For most people, the cancer experience doesn’t end on the last day of treatment. Life after cancer treatment can present its own challenges. You may have mixed feelings when treatment ends, and worry that every ache and pain means the cancer is coming back.
Some people say that they feel pressure to return to “normal life”. It is important to allow yourself time to adjust to the physical and emotional changes, and establish a new daily routine at your own pace. Your family and friends may also need time to adjust.
Cancer Council 13 11 20 can help you connect with other people who have had cancer, and provide you with information about the emotional and practical aspects of living well after cancer.
For more on this, see Living well after cancer.
Learn more about:
- UV Index and sun protection times
- Sun exposure and vitamin D
- Protecting your skin from the sun
- Follow-up appointments
- Dealing with feelings of sadness
- Looking after yourself
After treatment ends, you will need regular skin checks to confirm that the melanoma hasn’t come back or spread.
The follow-up plan will vary depending on the stage, and more frequent visits are recommended for people with advanced melanoma. People who had a stage I melanoma need to see their doctor for yearly skin checks, while people with stage II melanoma will need follow-up every 6 months for several years. People with stage III melanoma will be monitored every 3 months for two years. Your doctor can give you more details of your follow-up plan.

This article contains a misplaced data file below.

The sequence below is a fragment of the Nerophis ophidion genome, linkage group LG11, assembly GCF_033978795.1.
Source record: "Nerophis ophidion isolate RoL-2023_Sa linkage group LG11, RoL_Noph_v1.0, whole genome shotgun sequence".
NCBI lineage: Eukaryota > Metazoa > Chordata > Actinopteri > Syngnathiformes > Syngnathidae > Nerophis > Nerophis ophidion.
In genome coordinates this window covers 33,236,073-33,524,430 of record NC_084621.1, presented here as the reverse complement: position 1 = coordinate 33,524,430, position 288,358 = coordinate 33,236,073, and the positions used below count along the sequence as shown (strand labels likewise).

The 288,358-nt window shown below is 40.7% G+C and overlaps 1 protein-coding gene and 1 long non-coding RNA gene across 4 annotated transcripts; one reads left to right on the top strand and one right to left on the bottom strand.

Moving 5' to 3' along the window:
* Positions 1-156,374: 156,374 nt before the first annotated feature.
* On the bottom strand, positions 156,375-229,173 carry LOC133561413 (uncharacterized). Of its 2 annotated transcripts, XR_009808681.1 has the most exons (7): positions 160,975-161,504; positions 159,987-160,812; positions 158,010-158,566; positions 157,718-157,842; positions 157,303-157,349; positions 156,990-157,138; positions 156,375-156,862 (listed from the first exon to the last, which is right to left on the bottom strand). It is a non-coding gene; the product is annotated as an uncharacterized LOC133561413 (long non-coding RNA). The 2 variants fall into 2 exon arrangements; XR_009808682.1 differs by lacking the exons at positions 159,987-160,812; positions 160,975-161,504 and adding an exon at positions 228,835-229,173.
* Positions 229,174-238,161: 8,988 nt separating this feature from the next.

When a follow-up appointment or test is approaching, many people may feel anxious. Talk to your treatment team or call Cancer Council 13 11 20 if you are finding it hard to manage this anxiety.
Between follow-up appointments, let your doctor know immediately of any symptoms or health problems.
If you have continued feelings of sadness, have trouble getting up in the morning or have lost motivation to do things that previously gave you pleasure, you may be experiencing depression. This is quite common among people who have had cancer.
Talk to your GP, as counselling or medication – even for a short time – may help. Some people can get a Medicare rebate for sessions with a psychologist. Ask your doctor if you are eligible. Cancer Council may also run a counselling program in your area.
Cancer can cause physical and emotional strain, so it’s important to look after your wellbeing. Cancer Council has free booklets and programs to help you during and after treatment. Call 13 11 20 to find out more, or see Managing cancer side effects, Exercise during cancer treatment and Living well after cancer.